504 Plans: Get Your Child’s Needs Met

504 Plans: Get Your Child’s Needs Met

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by Tricia L. Chaves

From allergies to anxiety, many issues can interfere with academics, creating a need for special accommodations rather than special education. In public and federally-funded private schools, a 504 plan can ensure your child’s equal access to education when they aren’t eligible for services under the Individuals with Disabilities Education Act (IDEA).

“A few other examples include kids who have ADHD, are diabetic, or orthopedically-impaired — things that don’t necessarily affect their education on a constant basis, but enough so that their teachers are aware that they must make accommodations for the student, such as enabling them to stand up during lessons, reducing assignment or test-taking times, or scheduling breaks for administering insulin,” says Lisa Curtis, a mom of triplets and an elementary special educator with the Cleveland Municipal School District, who has navigated the 504 plan process both as a professional and a parent of a hearing-impaired child.

Because the term “special needs” is so broadly defined, many children who don’t qualify for an Individualized Education Program (IEP) can obtain a 504 plan.

Section 504 of the Rehabilitation Act of 1973 promises “free appropriate public education” (FAPE) for every qualified student with a disability in the district’s jurisdiction, no matter the nature or severity of the disability. According to the U.S. Department of Education, the Section 504 regulation defines a person with a disability as “any person who has a documented or regarded physical or mental impairment which substantially limits one or more major life activities.”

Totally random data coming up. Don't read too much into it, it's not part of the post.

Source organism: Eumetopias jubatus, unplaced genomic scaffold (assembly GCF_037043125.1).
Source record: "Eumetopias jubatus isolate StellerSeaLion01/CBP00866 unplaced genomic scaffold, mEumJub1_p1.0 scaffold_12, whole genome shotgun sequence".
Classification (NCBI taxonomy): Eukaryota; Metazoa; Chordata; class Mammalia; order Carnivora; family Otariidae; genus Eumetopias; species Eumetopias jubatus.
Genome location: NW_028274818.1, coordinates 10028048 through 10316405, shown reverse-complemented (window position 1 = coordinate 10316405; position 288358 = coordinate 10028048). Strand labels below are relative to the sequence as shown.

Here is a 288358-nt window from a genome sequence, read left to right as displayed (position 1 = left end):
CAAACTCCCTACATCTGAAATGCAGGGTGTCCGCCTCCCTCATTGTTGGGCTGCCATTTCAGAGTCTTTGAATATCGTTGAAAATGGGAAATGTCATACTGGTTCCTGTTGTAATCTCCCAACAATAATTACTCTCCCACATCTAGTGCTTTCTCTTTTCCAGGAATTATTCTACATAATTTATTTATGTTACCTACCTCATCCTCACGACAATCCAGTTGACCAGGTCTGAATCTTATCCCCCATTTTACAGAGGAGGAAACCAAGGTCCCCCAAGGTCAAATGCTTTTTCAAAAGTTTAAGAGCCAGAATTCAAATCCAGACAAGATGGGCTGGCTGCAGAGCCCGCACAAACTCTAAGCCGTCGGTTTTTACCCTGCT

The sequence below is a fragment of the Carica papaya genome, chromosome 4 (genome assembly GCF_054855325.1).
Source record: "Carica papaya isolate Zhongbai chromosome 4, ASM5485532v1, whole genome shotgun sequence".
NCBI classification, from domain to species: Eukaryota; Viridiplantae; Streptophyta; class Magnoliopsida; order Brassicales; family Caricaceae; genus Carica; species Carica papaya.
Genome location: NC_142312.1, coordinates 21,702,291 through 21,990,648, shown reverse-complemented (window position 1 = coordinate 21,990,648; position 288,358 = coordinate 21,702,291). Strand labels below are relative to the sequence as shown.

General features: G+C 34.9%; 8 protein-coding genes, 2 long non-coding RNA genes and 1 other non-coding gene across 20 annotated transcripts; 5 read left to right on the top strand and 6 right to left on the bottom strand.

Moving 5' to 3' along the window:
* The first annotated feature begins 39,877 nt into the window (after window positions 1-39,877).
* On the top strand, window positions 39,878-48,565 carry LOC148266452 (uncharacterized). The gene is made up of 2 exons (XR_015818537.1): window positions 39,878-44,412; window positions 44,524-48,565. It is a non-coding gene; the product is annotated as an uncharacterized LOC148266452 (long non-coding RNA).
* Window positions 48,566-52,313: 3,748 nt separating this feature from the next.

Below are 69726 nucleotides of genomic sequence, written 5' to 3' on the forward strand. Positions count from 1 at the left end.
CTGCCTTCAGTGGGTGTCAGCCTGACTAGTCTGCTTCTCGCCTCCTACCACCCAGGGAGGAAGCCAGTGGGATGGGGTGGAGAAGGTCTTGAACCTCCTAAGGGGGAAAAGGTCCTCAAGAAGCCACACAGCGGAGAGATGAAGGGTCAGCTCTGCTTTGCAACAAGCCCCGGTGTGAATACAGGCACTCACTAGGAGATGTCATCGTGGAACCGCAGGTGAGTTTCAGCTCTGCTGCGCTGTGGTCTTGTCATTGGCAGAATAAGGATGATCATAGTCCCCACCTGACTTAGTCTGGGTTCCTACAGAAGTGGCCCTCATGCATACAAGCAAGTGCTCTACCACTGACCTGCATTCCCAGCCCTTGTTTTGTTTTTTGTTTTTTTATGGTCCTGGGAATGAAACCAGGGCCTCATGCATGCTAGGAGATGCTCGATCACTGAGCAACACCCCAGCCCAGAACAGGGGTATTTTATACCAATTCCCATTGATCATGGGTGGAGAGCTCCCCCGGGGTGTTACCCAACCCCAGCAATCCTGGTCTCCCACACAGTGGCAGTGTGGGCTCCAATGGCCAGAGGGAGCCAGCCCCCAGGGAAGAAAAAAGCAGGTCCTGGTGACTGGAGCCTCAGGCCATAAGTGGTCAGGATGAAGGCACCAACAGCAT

Unlike an IEP, which requires modifications to the general education curriculum, a student with a 504 plan typically spends the duration of their school day in a general education classroom.

“My son is on a 504 plan because he has hearing loss. Does it affect his learning to the point that he requires special education? No,” Curtis says. “So he doesn’t need to be on an IEP,

but the 504 plan states his need for

assistive technology. A small adjustment —putting an FM system in the classroom — made a huge difference in his ability to participate in his lessons.”

Following an evaluation and approval from the school, an individu-

alized 504 plan should be created to include the following elements:

• A list of the specific accommodations, supports or services needed

• Names of the school professionals who will provide each service

• The name of the person responsible for ensuring implementation of the 504 plan

Parents must review and sign off on a 504 plan before it is implemented. Since the school is not required to provide regular updates, it’s important to monitor your child’s progress and make timely adjustments to the plan as needed. The 504 plan must be renewed annually.

If your child is on a 504 plan and it is not meeting your needs, reach out to your child’s teacher and the administrator responsible. According to Curtis, each school district has a lawyer and parent mentor who can be invaluable allies if things go awry.

“You are your child’s best advocate,” she says. “There are knowledgeable people you can reach out to that can help you work through the process, explain the differences between programs, and ensure your child has the help they need.”

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